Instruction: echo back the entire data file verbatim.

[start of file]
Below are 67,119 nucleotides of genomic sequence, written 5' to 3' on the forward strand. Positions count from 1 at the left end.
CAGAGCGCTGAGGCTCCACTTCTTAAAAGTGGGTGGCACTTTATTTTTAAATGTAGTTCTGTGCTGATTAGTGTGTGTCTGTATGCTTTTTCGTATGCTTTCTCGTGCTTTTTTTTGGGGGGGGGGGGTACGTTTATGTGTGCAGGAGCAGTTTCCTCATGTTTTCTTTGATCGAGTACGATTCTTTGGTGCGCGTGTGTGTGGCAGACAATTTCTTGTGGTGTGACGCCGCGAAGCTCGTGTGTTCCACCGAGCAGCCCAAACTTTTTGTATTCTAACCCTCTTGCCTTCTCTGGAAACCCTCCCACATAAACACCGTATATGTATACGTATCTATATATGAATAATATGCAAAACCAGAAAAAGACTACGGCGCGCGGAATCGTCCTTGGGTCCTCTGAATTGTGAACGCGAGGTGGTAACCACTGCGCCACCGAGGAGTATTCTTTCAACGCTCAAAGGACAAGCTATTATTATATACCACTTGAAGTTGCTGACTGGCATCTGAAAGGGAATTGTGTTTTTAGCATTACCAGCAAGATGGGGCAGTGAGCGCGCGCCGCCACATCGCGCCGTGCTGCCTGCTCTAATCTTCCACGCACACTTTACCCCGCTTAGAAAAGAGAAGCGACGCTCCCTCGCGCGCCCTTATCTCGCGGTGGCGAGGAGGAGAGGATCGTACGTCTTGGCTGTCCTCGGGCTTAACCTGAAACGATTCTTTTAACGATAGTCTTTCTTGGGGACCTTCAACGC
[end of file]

Below are 67,119 nucleotides of genomic sequence, written 5' to 3' on the forward strand. Positions count from 1 at the left end.
CAGAGCGCTGAGGCTCCACTTCTTAAAAGTGGGTGGCACTTTATTTTTAAATGTAGTTCTGTGCTGATTAGTGTGTGTCTGTATGCTTTTTCGTATGCTTTCTCGTGCTTTTTTTTGGGGGGGGGGGGTACGTTTATGTGTGCAGGAGCAGTTTCCTCATGTTTTCTTTGATCGAGTACGATTCTTTGGTGCGCGTGTGTGTGGCAGACAATTTCTTGTGGTGTGACGCCGCGAAGCTCGTGTGTTCCACCGAGCAGCCCAAACTTTTTGTATTCTAACCCTCTTGCCTTCTCTGGAAACCCTCCCACATAAACACCGTATATGTATACGTATCTATATATGAATAATATGCAAAACCAGAAAAAGACTACGGCGCGCGGAATCGTCCTTGGGTCCTCTGAATTGTGAACGCGAGGTGGTAACCACTGCGCCACCGAGGAGTATTCTTTCAACGCTCAAAGGACAAGCTATTATTATATACCACTTGAAGTTGCTGACTGGCATCTGAAAGGGAATTGTGTTTTTAGCATTACCAGCAAGATGGGGCAGTGAGCGCGCGCCGCCACATCGCGCCGTGCTGCCTGCTCTAATCTTCCACGCACACTTTACCCCGCTTAGAAAAGAGAAGCGACGCTCCCTCGCGCGCCCTTATCTCGCGGTGGCGAGGAGGAGAGGATCGTACGTCTTGGCTGTCCTCGGGCTTAACCTGAAACGATTCTTTTAACGATAGTCTTTCTTGGGGACCTTCAACGC